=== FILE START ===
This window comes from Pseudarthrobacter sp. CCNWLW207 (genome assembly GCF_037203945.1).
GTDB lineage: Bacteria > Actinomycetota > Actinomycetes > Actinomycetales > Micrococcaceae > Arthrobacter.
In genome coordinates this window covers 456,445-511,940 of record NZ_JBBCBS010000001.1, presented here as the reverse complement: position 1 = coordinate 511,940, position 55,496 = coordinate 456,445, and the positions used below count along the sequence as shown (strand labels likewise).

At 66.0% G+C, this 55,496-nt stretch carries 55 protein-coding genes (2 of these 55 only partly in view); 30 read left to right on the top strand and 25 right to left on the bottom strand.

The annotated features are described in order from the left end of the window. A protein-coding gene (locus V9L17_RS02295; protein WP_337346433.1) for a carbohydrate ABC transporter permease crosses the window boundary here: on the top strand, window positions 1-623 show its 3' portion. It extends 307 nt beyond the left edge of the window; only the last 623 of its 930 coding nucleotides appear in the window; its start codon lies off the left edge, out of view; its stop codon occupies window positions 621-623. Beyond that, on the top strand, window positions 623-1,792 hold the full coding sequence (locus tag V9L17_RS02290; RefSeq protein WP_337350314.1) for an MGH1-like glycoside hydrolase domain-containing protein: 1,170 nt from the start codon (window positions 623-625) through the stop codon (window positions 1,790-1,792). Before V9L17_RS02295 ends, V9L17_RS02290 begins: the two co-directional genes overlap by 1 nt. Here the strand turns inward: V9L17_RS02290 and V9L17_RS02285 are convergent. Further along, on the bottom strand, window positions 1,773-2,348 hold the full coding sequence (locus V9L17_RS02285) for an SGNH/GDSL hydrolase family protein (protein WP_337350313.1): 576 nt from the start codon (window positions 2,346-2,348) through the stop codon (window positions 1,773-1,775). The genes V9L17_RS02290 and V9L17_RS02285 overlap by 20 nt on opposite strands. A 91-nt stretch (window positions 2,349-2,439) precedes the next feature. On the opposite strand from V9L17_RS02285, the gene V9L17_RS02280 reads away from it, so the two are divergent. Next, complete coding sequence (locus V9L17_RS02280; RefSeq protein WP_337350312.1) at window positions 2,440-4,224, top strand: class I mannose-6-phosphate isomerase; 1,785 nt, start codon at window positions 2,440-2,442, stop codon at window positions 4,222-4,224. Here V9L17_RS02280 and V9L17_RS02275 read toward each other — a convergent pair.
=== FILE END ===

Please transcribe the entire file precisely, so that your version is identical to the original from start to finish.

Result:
This window comes from Pseudarthrobacter sp. CCNWLW207 (genome assembly GCF_037203945.1).
GTDB lineage: Bacteria > Actinomycetota > Actinomycetes > Actinomycetales > Micrococcaceae > Arthrobacter.
In genome coordinates this window covers 456,445-511,940 of record NZ_JBBCBS010000001.1, presented here as the reverse complement: position 1 = coordinate 511,940, position 55,496 = coordinate 456,445, and the positions used below count along the sequence as shown (strand labels likewise).

At 66.0% G+C, this 55,496-nt stretch carries 55 protein-coding genes (2 of these 55 only partly in view); 30 read left to right on the top strand and 25 right to left on the bottom strand.

The annotated features are described in order from the left end of the window. A protein-coding gene (locus V9L17_RS02295; protein WP_337346433.1) for a carbohydrate ABC transporter permease crosses the window boundary here: on the top strand, window positions 1-623 show its 3' portion. It extends 307 nt beyond the left edge of the window; only the last 623 of its 930 coding nucleotides appear in the window; its start codon lies off the left edge, out of view; its stop codon occupies window positions 621-623. Beyond that, on the top strand, window positions 623-1,792 hold the full coding sequence (locus tag V9L17_RS02290; RefSeq protein WP_337350314.1) for an MGH1-like glycoside hydrolase domain-containing protein: 1,170 nt from the start codon (window positions 623-625) through the stop codon (window positions 1,790-1,792). Before V9L17_RS02295 ends, V9L17_RS02290 begins: the two co-directional genes overlap by 1 nt. Here the strand turns inward: V9L17_RS02290 and V9L17_RS02285 are convergent. Further along, on the bottom strand, window positions 1,773-2,348 hold the full coding sequence (locus V9L17_RS02285) for an SGNH/GDSL hydrolase family protein (protein WP_337350313.1): 576 nt from the start codon (window positions 2,346-2,348) through the stop codon (window positions 1,773-1,775). The genes V9L17_RS02290 and V9L17_RS02285 overlap by 20 nt on opposite strands. A 91-nt stretch (window positions 2,349-2,439) precedes the next feature. On the opposite strand from V9L17_RS02285, the gene V9L17_RS02280 reads away from it, so the two are divergent. Next, complete coding sequence (locus V9L17_RS02280; RefSeq protein WP_337350312.1) at window positions 2,440-4,224, top strand: class I mannose-6-phosphate isomerase; 1,785 nt, start codon at window positions 2,440-2,442, stop codon at window positions 4,222-4,224. Here V9L17_RS02280 and V9L17_RS02275 read toward each other — a convergent pair.